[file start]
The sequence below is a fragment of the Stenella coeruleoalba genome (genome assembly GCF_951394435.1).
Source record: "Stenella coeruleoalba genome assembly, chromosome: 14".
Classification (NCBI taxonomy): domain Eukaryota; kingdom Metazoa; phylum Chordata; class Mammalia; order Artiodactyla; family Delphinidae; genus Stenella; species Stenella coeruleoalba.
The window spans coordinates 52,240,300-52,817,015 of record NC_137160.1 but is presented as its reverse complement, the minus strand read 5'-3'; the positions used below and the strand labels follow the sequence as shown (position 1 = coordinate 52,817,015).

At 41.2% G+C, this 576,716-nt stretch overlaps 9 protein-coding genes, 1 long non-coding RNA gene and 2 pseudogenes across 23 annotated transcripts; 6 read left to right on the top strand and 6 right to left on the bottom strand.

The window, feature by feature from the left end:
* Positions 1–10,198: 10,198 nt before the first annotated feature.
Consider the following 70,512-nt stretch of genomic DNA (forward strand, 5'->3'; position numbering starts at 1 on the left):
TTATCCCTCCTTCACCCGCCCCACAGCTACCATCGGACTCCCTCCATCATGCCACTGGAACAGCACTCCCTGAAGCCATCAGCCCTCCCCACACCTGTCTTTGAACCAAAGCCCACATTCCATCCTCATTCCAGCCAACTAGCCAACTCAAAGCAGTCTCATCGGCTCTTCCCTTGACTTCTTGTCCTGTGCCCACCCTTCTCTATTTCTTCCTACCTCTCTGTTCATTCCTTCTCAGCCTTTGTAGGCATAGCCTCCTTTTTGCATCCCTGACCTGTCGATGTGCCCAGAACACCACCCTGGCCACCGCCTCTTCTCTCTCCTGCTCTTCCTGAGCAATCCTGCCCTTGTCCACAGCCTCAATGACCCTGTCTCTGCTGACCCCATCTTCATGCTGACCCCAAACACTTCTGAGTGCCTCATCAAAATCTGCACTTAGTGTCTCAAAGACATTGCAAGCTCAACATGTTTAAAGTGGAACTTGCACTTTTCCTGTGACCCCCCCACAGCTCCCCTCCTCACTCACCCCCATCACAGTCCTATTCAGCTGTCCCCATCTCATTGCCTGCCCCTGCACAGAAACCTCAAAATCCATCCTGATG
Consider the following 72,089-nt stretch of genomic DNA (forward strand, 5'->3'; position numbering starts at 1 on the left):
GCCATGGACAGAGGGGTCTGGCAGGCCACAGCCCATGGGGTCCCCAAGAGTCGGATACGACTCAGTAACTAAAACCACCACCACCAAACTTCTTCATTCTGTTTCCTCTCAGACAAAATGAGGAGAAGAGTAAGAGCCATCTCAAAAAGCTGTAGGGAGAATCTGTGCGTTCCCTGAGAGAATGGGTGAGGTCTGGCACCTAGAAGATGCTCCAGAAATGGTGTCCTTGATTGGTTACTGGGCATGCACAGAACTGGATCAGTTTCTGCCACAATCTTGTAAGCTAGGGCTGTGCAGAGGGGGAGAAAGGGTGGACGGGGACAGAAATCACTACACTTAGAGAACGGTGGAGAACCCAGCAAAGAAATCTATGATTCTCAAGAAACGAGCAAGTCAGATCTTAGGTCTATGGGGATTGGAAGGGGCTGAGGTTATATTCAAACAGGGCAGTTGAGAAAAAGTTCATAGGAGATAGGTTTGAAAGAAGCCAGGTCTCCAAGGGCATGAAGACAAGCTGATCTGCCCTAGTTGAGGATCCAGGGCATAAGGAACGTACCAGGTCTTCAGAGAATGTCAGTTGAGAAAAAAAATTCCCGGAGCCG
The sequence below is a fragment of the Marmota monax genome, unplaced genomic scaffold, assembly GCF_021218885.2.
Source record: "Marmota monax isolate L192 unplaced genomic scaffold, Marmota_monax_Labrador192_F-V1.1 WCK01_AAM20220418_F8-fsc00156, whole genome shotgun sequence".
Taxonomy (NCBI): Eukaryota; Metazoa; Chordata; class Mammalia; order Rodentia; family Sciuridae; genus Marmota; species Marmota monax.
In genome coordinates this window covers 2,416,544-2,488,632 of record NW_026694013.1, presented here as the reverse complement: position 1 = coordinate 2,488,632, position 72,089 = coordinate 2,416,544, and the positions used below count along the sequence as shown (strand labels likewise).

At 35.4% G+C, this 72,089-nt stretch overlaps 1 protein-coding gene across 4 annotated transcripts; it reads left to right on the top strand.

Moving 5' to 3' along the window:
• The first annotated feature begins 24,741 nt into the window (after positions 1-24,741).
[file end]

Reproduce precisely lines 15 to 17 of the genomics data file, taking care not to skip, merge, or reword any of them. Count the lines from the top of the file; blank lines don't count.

In genome coordinates this window covers 2,416,544-2,488,632 of record NW_026694013.1, presented here as the reverse complement: position 1 = coordinate 2,488,632, position 72,089 = coordinate 2,416,544, and the positions used below count along the sequence as shown (strand labels likewise).

At 35.4% G+C, this 72,089-nt stretch overlaps 1 protein-coding gene across 4 annotated transcripts; it reads left to right on the top strand.

Moving 5' to 3' along the window: